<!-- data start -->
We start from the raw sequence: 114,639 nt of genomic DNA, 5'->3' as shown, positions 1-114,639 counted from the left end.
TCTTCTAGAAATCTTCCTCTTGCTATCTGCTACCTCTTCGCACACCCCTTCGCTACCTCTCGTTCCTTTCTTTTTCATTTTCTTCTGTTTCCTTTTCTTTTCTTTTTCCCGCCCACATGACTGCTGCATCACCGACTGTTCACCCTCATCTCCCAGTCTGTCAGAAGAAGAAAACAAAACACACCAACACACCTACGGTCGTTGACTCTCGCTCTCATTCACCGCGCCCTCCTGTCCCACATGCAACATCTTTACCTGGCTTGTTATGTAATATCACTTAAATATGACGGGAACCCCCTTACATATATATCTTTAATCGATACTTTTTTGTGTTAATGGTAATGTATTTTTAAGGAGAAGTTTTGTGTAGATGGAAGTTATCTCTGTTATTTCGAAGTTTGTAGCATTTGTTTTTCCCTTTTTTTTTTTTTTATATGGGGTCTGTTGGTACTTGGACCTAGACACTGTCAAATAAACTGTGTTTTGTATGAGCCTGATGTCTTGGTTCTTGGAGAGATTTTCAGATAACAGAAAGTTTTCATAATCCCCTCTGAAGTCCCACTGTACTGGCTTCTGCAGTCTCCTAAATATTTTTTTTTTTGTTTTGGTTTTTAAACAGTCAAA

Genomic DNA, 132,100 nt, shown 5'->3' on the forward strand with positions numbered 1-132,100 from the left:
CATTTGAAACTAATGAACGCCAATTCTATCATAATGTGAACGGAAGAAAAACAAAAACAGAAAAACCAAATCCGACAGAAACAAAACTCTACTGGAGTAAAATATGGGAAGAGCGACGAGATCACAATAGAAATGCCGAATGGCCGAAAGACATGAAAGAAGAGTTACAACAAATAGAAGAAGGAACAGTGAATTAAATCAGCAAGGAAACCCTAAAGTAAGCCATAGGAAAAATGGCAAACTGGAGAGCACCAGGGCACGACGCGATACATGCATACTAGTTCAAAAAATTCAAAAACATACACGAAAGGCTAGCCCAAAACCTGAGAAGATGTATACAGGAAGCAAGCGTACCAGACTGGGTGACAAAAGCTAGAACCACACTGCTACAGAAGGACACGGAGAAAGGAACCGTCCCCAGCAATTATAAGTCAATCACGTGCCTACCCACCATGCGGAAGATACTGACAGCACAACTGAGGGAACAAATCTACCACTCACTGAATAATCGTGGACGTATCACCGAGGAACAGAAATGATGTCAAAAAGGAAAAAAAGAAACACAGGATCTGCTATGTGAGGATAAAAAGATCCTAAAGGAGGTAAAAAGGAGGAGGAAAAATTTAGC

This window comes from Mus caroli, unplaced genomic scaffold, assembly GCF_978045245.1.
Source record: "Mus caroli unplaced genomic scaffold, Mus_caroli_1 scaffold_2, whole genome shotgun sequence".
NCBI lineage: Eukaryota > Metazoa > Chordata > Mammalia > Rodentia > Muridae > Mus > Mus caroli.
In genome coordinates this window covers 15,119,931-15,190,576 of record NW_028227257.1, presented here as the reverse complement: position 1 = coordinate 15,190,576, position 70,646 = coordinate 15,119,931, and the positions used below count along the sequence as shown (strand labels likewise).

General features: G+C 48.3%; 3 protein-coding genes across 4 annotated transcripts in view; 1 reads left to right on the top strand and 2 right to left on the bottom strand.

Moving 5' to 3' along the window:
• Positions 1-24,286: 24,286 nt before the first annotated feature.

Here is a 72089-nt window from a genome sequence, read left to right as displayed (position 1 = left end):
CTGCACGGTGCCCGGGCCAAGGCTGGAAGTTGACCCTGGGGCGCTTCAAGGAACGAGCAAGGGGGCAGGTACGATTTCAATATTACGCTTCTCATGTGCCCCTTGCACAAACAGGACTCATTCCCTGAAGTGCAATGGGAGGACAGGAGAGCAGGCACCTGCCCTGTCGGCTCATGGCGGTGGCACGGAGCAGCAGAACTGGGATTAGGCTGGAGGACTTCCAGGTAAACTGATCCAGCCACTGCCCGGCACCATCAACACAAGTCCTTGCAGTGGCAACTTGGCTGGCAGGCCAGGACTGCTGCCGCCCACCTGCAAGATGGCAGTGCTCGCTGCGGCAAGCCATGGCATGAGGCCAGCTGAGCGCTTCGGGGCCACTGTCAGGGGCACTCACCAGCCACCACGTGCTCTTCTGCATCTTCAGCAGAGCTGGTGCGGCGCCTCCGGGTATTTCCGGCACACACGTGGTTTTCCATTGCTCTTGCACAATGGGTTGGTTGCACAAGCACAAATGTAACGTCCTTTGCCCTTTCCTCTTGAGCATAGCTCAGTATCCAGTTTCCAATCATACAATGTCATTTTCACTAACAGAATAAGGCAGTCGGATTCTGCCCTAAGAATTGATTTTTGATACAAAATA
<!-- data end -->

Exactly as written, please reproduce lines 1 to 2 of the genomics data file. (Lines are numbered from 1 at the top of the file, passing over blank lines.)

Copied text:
We start from the raw sequence: 114,639 nt of genomic DNA, 5'->3' as shown, positions 1-114,639 counted from the left end.
TCTTCTAGAAATCTTCCTCTTGCTATCTGCTACCTCTTCGCACACCCCTTCGCTACCTCTCGTTCCTTTCTTTTTCATTTTCTTCTGTTTCCTTTTCTTTTCTTTTTCCCGCCCACATGACTGCTGCATCACCGACTGTTCACCCTCATCTCCCAGTCTGTCAGAAGAAGAAAACAAAACACACCAACACACCTACGGTCGTTGACTCTCGCTCTCATTCACCGCGCCCTCCTGTCCCACATGCAACATCTTTACCTGGCTTGTTATGTAATATCACTTAAATATGACGGGAACCCCCTTACATATATATCTTTAATCGATACTTTTTTGTGTTAATGGTAATGTATTTTTAAGGAGAAGTTTTGTGTAGATGGAAGTTATCTCTGTTATTTCGAAGTTTGTAGCATTTGTTTTTCCCTTTTTTTTTTTTTTATATGGGGTCTGTTGGTACTTGGACCTAGACACTGTCAAATAAACTGTGTTTTGTATGAGCCTGATGTCTTGGTTCTTGGAGAGATTTTCAGATAACAGAAAGTTTTCATAATCCCCTCTGAAGTCCCACTGTACTGGCTTCTGCAGTCTCCTAAATATTTTTTTTTTTGTTTTGGTTTTTAAACAGTCAAA